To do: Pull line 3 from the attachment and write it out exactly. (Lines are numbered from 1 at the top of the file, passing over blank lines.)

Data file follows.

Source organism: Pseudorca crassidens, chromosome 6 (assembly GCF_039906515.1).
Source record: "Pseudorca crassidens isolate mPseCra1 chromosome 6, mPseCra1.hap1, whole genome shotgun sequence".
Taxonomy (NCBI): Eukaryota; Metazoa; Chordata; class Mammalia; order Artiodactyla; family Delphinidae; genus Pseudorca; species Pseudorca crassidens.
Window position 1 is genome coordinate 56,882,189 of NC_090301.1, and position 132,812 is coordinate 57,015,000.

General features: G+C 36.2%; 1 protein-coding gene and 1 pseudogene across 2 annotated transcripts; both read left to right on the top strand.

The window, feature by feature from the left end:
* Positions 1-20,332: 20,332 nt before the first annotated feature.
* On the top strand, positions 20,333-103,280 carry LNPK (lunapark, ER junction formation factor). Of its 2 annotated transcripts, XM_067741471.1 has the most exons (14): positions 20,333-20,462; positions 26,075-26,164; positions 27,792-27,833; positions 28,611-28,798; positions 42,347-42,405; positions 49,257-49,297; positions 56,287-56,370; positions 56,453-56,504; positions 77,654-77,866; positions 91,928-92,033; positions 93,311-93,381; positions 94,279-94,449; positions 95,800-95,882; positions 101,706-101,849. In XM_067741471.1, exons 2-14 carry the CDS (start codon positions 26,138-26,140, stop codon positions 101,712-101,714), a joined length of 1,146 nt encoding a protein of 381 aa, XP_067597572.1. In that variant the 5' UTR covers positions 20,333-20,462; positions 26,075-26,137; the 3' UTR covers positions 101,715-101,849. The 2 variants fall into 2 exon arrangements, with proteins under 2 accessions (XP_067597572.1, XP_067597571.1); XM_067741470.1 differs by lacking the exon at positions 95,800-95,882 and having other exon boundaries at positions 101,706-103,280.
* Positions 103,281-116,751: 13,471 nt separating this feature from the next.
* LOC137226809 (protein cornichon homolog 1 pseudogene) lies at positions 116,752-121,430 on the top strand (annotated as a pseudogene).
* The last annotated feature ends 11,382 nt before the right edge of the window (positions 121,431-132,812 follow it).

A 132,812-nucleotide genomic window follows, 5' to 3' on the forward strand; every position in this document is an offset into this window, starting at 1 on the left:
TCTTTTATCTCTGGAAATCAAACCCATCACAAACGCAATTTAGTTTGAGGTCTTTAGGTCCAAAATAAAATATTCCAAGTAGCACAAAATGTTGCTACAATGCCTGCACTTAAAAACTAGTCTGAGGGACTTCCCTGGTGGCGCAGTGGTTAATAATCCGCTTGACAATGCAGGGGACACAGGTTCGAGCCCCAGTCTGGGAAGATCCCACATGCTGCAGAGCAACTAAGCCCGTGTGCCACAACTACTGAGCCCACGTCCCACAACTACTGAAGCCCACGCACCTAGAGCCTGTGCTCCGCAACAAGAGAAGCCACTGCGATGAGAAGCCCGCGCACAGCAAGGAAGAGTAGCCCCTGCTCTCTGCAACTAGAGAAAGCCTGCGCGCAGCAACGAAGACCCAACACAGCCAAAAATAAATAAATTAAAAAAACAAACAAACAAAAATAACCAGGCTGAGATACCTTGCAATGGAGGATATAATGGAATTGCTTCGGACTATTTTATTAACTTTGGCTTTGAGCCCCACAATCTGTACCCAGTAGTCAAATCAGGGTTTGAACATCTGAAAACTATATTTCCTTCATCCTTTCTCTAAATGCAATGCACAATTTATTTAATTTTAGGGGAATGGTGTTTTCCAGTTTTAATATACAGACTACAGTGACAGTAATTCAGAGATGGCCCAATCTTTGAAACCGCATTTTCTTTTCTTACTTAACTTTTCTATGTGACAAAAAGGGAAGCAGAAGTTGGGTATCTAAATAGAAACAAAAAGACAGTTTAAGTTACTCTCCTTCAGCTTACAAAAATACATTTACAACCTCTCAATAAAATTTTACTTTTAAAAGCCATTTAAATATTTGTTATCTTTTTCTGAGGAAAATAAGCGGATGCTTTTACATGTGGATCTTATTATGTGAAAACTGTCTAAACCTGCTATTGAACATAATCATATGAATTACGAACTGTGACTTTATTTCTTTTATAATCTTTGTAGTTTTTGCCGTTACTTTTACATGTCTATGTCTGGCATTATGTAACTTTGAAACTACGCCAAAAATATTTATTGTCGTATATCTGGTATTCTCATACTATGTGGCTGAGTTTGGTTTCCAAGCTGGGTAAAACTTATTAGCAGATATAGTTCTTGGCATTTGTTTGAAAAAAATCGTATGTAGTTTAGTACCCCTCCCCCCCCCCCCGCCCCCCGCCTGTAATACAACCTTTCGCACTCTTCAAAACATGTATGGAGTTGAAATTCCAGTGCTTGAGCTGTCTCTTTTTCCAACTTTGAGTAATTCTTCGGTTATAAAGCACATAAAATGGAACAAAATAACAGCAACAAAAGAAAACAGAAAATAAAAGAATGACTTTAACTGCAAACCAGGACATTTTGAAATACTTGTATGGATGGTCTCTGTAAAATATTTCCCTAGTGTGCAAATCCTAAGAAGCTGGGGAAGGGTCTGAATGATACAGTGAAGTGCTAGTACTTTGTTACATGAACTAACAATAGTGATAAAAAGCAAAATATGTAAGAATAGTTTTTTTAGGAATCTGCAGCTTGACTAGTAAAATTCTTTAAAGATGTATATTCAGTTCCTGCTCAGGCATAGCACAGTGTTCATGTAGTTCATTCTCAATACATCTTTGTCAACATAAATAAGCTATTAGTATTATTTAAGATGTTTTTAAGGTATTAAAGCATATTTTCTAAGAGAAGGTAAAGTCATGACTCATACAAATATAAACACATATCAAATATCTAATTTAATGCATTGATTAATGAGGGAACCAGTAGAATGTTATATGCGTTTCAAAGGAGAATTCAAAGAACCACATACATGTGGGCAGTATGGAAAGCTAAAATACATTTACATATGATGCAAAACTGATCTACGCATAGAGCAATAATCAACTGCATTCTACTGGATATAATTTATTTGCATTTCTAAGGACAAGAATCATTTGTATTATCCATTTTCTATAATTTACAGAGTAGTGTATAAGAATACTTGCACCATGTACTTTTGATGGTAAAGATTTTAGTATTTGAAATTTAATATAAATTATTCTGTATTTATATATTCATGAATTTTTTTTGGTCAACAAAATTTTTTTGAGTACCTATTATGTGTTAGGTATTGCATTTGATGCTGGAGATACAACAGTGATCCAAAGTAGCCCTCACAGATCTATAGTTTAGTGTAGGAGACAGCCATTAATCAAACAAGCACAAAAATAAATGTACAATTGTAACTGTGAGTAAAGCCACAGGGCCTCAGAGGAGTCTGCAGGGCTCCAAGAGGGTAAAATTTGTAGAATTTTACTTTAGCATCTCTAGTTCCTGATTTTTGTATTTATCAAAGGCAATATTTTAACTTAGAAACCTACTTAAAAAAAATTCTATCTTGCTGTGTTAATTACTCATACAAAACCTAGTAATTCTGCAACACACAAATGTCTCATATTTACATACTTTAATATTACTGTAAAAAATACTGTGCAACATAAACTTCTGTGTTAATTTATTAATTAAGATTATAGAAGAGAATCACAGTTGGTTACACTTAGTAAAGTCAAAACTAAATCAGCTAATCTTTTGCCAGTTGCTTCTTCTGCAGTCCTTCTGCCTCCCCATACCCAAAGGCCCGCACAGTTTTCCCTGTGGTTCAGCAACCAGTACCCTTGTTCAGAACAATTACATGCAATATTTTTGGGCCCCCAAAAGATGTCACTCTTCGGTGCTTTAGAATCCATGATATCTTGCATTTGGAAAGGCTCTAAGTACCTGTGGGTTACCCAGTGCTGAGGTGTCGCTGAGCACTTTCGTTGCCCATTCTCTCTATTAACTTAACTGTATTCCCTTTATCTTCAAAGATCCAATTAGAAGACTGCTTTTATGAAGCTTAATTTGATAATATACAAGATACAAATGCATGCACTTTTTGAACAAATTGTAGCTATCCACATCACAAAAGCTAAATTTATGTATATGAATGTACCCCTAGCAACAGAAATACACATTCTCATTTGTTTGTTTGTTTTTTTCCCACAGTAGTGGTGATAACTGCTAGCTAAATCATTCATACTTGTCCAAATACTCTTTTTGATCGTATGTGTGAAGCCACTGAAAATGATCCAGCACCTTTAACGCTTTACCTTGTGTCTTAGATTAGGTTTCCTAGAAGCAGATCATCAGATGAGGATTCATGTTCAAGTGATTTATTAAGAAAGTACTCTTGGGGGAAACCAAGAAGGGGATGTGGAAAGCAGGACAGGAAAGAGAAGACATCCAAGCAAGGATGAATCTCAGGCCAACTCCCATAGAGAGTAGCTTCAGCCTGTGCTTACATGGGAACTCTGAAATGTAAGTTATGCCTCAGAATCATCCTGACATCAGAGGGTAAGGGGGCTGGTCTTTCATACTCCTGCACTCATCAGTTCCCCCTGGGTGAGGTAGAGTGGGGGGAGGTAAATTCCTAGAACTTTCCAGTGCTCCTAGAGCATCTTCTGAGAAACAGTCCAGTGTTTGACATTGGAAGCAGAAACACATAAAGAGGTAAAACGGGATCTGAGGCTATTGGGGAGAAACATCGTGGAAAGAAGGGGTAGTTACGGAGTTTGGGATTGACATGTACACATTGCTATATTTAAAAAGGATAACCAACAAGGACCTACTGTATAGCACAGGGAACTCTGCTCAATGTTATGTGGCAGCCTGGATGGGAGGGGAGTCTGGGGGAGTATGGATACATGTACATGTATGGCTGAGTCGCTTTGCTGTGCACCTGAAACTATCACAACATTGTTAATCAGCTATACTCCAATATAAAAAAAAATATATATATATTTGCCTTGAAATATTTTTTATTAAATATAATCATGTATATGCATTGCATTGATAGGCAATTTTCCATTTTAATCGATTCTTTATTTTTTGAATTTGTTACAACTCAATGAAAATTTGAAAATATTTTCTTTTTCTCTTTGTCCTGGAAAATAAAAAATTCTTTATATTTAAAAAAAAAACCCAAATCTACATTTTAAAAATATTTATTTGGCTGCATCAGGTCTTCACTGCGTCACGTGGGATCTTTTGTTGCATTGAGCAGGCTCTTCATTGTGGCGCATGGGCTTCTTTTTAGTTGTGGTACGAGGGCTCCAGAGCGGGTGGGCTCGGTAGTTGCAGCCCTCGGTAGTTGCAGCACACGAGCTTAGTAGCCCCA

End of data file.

Taxonomy (NCBI): Eukaryota; Metazoa; Chordata; class Mammalia; order Artiodactyla; family Delphinidae; genus Pseudorca; species Pseudorca crassidens.